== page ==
Photographer Greta Rybus wanted to see what life north of the north looked like.

The Norwegian city of Hammerfest calls itself the northernmost town in the world, but seeded beyond it are a handful of other small communities. One of these is Akkarfjord, on the island of Sørøya.

It’s a place few people know about — that even other Norwegians rarely visit.

All photos by Greta Rybus, used with permission.


Only about 80 people live there, their houses huddled around the Akkarfjord harbor.

There’s also a local school, post office, and grocery store. Plus a pub, tucked away and only opened on special occasions and birthdays.

The harbor is both the town’s anchor and its connection to the outside world.

If you’re not working on a boat, you’re probably at the local fish factory, which sits on the east side of the harbor and exports its catch to the rest of the world.

As you might guess, the winter cold can make socializing a bit of a challenge.

People aren’t too keen on stopping in the middle of the street for a chat, and if it’s not the cold, it’s the wind. Rybus says that the wind bowled her over more than once.

"I physically got blown over a few times, like a cartoon character, feet flying above my head," she says.

But if it’s cold on the coast, it’s even colder inland where reindeer herders watch their animals.

The herders are mostly Sami, an ethnic group indigenous to the area. They still follow many of their traditional practices, like reindeer herding, although mixed with modern practicalities. Snowmobiles make it much easier to keep up with the herd.

Two Sami women in traditional clothing.

The other inhabitants of this remote land? Oil rigs.

The rest of the world has caught up to Akkarfjord. Just 50 kilometers offshore are massive oil rigs, soaking up oil from the Barents Sea floor.

Norway is actually one of the great oil and gas nations of the world. Most of that profit has been pumped back into the nation itself, funding health care, public service projects, and education — including the Akkarfjord school.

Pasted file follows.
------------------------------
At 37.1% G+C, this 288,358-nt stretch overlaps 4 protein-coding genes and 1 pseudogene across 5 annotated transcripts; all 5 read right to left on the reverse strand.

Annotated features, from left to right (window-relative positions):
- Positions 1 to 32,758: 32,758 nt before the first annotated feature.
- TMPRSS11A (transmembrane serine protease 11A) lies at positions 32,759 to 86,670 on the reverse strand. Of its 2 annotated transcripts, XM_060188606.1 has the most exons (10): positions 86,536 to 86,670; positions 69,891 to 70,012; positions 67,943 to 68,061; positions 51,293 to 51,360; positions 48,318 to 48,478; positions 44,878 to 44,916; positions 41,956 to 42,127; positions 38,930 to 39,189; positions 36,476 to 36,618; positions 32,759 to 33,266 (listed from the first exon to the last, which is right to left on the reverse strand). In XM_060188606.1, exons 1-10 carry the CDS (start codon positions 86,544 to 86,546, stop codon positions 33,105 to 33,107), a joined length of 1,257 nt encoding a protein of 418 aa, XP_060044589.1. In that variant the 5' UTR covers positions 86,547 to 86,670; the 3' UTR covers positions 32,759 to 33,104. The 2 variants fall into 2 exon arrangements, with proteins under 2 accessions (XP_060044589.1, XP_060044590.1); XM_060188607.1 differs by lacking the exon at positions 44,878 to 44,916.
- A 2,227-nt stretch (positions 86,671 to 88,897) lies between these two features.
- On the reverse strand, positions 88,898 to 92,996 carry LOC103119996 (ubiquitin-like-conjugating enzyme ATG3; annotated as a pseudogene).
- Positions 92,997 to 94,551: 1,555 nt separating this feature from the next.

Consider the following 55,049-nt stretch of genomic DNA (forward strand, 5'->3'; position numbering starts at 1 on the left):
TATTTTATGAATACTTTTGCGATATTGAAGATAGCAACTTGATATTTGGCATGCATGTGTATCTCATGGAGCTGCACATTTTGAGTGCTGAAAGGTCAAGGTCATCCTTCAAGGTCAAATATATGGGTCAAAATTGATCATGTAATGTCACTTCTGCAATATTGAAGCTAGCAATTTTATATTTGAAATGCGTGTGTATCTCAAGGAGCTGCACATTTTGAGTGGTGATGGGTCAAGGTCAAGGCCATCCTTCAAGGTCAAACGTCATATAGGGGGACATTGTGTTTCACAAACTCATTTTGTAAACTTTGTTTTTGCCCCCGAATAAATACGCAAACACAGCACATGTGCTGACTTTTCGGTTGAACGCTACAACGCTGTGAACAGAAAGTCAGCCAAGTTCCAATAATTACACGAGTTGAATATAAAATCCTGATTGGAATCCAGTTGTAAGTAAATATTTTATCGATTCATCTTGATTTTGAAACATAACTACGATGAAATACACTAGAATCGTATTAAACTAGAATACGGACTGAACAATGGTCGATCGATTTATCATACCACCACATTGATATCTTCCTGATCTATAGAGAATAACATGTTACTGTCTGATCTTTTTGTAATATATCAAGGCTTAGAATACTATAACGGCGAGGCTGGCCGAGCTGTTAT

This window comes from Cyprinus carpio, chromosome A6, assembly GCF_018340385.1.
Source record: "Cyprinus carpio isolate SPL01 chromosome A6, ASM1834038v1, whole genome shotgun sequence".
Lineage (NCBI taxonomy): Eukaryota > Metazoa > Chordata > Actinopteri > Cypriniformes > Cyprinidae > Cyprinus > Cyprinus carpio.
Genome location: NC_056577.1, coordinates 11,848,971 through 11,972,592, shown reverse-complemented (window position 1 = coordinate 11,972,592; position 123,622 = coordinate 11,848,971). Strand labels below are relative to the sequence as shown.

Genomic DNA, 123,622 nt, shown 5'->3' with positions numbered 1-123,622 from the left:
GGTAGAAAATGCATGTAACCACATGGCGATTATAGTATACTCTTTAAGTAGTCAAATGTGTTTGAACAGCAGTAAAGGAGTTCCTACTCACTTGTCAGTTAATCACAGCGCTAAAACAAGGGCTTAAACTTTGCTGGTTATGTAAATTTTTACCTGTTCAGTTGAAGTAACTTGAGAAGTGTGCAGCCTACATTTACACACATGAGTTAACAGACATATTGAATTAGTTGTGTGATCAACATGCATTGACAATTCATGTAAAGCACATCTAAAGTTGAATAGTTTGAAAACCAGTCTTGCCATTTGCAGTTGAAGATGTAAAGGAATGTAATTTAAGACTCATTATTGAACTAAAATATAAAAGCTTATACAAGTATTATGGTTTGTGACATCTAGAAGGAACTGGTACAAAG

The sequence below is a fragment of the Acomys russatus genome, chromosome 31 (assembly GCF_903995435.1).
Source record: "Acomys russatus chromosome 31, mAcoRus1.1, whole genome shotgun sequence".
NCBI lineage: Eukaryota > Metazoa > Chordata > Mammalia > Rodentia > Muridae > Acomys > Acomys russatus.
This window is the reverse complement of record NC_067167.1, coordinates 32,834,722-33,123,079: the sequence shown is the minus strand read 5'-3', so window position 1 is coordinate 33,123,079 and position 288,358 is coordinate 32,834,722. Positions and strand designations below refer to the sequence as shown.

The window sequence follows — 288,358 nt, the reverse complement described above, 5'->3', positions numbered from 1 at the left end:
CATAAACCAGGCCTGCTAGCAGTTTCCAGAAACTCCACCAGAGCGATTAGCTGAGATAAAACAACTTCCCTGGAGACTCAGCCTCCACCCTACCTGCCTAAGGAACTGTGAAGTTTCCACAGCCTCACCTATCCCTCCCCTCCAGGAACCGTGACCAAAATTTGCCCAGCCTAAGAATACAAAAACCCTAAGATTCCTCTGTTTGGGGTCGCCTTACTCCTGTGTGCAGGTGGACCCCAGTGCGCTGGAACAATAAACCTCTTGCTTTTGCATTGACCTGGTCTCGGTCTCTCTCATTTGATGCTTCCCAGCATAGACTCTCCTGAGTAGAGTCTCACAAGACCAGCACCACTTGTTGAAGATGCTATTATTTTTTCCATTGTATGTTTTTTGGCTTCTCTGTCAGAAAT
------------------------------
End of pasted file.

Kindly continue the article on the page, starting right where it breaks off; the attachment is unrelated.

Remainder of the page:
Though oil’s brought a lot of wealth to Norway, unrestricted worldwide use of fossil fuel has also caused our global climate to change.

Snow used to arrive in Akkarfjord in the late fall, rising as high as a second story window. Nowadays, town residents say they might not see any until January. The weather is getting unpredictable.

Fishers like Knut Olsen told Rybus that the ocean around Akkarfjord is also warmer than it used to be, which could affect the harbor. On land, hunting has gotten harder.

Inland, changes to the freeze-thaw cycle have affected the reindeer's ability to forage during the winter. Buying extra feed or food pellets has become more and more common.

Life beyond the northernmost city is stark, beautiful, and locked in a remarkably complicated relationship with the outside world.

Fossil fuels, and the wealth that comes with them, have improved the quality of life in Akkarfjord — and the rest of Norway — but climate change is also affecting the animals, plants, and seasons they, and the rest of us, still depend on.

The story of climate change is not just an environmental story. It’s a story about people. Both those of us who live beyond the ends of the Earth and those much closer to home.

If you want to see the rest of Rybus’ amazing pictures and read more interviews about life in Akkarfjord, check out her website.

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